The un-making of the Rhodes statue at UCT provided a cathartic focus for the desired un-making of South Africa’s racial and political order. But the image of the young black student lashing Rhodes with his belt was picked up by the media and featured in many newspaper accounts of the event. As the play re-stages events, this became the moment that incipient tensions in the student movement began to fracture. The issues of gender and sexuality had been simmering throughout the occupation and now that the statue was gone, those tensions began to boil over, with radical feminists and trans-activists asking the men to account for their patriarchal behaviour – delivering a beating with one’s belt is associated in South Africa with the imposition of male violence and discipline in domestic settings:

CHWAITA (The Young One): What you guys did was to definitely derail our narrative! By jumping on that plinth, you gave the media this big photo op! We know the media do that. They’re not going to focus on these little statements we made as women. The media is only interested in the dramatic picture, so when you jumped on the plinth, you immediately elevated yourselves. Now, ding! This picture is all over social media, all over the news, looking like you are the leaders of this movement.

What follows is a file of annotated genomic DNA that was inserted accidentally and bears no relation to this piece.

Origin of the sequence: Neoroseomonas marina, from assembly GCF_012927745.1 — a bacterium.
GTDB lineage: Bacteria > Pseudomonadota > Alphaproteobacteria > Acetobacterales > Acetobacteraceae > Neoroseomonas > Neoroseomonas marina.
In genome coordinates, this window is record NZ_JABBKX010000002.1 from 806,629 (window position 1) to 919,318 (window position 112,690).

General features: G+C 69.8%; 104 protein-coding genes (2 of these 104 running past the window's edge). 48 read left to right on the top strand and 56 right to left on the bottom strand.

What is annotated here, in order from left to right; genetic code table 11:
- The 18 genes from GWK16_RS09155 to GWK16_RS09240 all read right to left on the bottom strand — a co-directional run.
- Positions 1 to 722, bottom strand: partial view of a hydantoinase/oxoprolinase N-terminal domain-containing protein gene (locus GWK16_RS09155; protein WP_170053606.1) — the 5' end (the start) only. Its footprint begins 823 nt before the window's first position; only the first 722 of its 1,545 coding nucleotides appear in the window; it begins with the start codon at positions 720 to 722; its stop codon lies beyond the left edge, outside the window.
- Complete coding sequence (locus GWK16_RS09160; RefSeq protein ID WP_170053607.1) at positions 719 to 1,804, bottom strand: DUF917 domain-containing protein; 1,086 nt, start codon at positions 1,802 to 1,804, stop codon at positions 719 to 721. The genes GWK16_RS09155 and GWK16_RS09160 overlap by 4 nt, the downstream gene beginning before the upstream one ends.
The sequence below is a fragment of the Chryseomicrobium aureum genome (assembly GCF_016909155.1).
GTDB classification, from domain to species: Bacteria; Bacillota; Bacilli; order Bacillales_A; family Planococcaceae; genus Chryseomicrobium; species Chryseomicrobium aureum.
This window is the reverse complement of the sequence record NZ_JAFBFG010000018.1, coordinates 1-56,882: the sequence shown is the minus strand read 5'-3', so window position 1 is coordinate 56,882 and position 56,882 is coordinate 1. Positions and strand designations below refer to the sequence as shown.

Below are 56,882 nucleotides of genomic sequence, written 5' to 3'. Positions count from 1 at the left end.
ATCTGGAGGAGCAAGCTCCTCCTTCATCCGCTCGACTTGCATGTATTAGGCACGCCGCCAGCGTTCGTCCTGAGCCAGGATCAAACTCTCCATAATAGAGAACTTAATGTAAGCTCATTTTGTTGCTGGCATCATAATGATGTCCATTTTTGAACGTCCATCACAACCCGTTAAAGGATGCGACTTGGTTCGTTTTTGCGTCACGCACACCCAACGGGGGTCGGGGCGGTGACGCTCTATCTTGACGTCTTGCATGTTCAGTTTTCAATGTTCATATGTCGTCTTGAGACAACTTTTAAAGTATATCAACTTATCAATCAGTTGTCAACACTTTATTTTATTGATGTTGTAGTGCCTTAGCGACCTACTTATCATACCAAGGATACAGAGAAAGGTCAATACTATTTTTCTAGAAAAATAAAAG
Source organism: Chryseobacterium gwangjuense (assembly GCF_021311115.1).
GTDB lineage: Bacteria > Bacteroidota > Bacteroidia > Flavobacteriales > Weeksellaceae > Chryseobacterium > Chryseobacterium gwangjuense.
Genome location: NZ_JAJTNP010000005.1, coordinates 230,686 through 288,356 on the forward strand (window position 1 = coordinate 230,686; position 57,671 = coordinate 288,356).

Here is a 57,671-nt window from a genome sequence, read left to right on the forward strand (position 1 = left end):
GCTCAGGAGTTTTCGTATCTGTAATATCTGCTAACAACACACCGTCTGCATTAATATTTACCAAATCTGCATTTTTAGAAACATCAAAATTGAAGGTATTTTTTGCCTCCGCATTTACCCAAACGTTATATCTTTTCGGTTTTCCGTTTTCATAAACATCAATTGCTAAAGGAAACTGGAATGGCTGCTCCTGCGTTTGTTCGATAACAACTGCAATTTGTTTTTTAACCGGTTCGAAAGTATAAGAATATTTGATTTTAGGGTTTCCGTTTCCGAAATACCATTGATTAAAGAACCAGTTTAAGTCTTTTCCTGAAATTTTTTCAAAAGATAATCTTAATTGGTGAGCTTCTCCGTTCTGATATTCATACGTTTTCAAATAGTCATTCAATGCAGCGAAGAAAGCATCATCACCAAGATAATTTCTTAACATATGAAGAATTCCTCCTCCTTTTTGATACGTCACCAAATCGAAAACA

CAMILLA (The One Who Searches): And on top of that, cadre, you should’ve heard what those European journalists were saying about you. You know, the minute he pulled out his belt and started hitting Cecil in the face, they called him a savage.

(The Fall 2017, 35-36)

It is clear that violence, manifesting as what characters in The Fall describe as hyper-masculinity – Africa striking back in the face of centuries of humiliation, emasculation and infantilization – is one of the ways in which the protests may be understood, and is indeed one of the possible futures made visible by the protest actions, performances and re-stagings of the movement – but it is not the only one.